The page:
Maybe you noticed a few oddities on the Diag a few weeks ago, such as the 10-foot dioxin molecule or the tree memorial. The installations were only up for about a week, but they were nonetheless a blissful and unanticipated break from the norm. The spirit of public art was fused with an environmental focus that appealed to aesthetics as well as ideals.
Thankfully, it hasn’t ended.
The group responsible for spreading this amalgamation of art and science to Nichol’s Arboretum is known as Digital Kami. Its website states that “Digital Kami is an interdisciplinary collaborative effort to integrate technology and art.” The project mirrors many of the same themes found in the Diag installations will. But the vast amount of space available in the Arb (compared to the Diag) creates a different set of restrictions.
Several members of newly founded Digital Kami were also active with the Diag installations. Carrie Morris, a graduate student in the School of Art and Design, worked extensively on the arboreal shrine in front of Tisch Hall. In the same vein of establishing a connection between art, nature and society (i.e. industrialization, globalization, etc.), Morris’s new project consists of a television buried face up in the Arb’s prairie, continuously showing footage of last year’s annual prairie burning. The prairie was recently set ablaze, so the installation juxtaposes the old with the new. Although prairie fires are a vital component of their ecosystem, there is an apparent irony when considering the human involvement needed to maintain the environments we ourselves have jeopardized.
“After we researched the site more and discovered it’s history, we realized that our ideas of what constitutes a ‘natural’ landscape had changed,” Morris said. “Our work then became about illuminating those invisible processes that we had discovered and we felt the public was unaware of.”
While the concept of the “natural landscape” ties the various projects together, there’s a significant spiritual element as well, evident not only in the group’s name – Kami is the Shinto term for ‘nature spirit’ – but also in the installations themselves.
Perhaps the most endearing of the projects is the Shinto shrine installation. Dozens of opaque, identical houses constructed with hard plastic are randomly distributed around the peony garden, and each contains a faint light that’s turned on in the evening.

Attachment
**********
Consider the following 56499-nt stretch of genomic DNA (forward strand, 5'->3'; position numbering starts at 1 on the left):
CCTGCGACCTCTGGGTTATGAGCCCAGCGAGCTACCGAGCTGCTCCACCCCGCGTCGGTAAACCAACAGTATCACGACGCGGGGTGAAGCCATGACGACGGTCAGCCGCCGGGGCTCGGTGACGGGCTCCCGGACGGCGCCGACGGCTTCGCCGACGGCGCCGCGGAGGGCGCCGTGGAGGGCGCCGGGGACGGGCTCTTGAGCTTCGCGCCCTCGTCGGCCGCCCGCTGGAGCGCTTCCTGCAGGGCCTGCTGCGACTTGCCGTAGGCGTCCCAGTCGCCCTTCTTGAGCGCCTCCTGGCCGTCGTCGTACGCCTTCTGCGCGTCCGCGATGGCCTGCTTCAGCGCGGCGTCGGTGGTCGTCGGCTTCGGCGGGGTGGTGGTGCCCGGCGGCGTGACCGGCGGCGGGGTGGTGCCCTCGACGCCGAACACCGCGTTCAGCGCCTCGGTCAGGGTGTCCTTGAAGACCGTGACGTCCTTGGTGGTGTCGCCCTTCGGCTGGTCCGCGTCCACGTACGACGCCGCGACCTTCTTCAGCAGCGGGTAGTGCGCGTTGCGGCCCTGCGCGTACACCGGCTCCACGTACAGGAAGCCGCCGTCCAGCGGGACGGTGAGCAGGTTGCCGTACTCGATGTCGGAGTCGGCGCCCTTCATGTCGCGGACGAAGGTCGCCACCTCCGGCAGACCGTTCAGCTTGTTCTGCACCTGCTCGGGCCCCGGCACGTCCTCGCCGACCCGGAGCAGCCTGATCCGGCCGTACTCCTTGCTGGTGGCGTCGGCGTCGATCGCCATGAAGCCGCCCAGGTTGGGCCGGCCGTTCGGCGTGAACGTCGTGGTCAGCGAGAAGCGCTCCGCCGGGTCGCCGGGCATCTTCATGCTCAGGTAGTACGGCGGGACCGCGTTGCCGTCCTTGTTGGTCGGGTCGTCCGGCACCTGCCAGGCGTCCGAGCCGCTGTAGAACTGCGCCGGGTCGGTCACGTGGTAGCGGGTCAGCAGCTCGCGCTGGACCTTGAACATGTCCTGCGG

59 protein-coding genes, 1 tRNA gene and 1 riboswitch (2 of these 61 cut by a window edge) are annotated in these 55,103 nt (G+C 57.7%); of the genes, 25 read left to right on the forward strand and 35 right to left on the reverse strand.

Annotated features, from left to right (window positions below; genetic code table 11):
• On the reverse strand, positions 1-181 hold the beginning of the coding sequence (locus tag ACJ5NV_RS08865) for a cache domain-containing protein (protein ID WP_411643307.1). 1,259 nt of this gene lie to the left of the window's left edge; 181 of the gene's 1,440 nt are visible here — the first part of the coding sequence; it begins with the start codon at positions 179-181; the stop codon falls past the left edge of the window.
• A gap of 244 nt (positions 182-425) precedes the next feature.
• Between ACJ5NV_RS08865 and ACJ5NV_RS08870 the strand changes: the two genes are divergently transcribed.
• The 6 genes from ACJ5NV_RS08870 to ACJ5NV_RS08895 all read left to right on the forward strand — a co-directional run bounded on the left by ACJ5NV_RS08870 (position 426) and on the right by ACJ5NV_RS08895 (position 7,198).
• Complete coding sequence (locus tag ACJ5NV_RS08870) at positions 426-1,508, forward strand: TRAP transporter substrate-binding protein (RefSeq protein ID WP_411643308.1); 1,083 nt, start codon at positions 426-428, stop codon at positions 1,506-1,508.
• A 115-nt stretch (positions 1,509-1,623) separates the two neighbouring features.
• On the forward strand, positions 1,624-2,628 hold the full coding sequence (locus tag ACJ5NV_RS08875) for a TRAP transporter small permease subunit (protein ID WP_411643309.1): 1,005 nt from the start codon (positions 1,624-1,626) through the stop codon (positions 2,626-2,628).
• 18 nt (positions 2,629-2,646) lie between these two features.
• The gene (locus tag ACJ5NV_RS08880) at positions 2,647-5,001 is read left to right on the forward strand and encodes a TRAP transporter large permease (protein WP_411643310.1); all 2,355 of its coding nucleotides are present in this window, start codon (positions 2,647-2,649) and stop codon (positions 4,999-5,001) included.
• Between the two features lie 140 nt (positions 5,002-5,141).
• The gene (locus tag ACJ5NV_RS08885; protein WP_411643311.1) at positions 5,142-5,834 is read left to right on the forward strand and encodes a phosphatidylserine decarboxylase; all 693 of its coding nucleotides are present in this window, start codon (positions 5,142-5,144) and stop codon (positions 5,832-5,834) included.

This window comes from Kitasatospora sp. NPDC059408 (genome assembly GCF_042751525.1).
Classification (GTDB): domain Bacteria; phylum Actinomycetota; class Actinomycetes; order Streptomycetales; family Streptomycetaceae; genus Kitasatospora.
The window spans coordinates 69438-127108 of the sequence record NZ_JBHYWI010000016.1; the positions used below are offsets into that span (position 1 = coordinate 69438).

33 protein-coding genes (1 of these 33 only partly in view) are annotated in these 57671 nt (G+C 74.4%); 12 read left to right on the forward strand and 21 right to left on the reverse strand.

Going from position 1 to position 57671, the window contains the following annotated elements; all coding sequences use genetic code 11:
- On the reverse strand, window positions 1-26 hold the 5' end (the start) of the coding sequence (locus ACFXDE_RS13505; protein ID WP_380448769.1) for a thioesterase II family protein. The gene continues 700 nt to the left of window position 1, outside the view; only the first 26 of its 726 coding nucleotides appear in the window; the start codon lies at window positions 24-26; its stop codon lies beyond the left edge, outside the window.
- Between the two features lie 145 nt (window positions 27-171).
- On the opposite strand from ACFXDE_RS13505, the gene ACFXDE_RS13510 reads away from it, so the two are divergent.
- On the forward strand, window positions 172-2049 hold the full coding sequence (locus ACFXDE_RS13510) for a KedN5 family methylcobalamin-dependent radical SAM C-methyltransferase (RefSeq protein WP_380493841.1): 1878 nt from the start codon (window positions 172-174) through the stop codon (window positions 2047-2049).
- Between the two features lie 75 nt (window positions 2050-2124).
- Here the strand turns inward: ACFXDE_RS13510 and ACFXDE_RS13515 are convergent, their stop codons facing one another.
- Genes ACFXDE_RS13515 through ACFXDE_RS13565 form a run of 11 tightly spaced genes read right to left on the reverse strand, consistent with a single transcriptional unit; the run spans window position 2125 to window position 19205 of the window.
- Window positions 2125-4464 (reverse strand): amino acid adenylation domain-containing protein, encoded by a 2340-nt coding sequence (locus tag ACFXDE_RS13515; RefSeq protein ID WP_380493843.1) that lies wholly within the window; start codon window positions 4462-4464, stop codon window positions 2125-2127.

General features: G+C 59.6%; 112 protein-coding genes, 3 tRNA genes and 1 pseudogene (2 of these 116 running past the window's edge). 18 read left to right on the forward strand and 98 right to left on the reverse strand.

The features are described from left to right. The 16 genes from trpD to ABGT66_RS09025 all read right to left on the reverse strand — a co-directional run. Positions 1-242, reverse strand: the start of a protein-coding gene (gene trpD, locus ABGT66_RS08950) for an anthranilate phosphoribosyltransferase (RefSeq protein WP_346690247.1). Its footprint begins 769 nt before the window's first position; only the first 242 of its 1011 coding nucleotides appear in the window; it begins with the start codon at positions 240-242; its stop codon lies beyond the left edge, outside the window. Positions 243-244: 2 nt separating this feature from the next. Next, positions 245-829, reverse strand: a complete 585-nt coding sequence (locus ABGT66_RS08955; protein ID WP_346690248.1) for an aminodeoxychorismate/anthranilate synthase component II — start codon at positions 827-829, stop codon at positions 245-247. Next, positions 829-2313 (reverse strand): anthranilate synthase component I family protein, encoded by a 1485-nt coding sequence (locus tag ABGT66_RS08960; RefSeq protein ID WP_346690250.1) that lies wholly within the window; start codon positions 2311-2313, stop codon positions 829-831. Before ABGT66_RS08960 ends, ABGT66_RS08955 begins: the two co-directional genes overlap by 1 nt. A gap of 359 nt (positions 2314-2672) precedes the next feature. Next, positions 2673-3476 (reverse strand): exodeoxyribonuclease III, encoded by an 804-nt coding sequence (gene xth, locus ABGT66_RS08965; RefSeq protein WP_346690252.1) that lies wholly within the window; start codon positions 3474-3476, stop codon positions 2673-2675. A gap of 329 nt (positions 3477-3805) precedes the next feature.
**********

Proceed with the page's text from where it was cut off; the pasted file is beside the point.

The spiritual overtones aside, the repetitious shrines are engaging in that they present a minimalist and urban aesthetic in a natural setting. Instead of clashing with their surroundings, their white opacity only highlights the virulent greens of the forest around them. Impossibly, nature and civilization are coexisting in harmony.
“The minute you step outside as an artist, you are competing against the sky, and the scale becomes infinity,” Morris said.
Joggers, lovers, cyclists, spring enthusiasts; the casual Arb enjoyer represents a symbolic extension from the cityscape to the tree line. Humanity inevitably consumes and isolates the natural world, paring it down to easily digestible versions such as the Arb or Central Park. How do we maintain a connection to the natural world if it’s only witnessed through an urban lens? Digital Kami’s installations establish such a connection in a tasteful, efficient way. The artworks do not take anything away from Ann Arbor’s arboreal gem.
The presence of public art in our lives can only better our daily routines. Whether its trees lighting up as you jog through the woods, a flickering TV in the middle of a prairie or a giant, black spinning cube, public art increases our awareness – either consciously or subconsciously – of our involvement in the world around us. The fostering of this awareness is a laudable goal, and Digital Kami acts as our middleman between the sterility of concrete and asphalt and the bright, evolving natural world.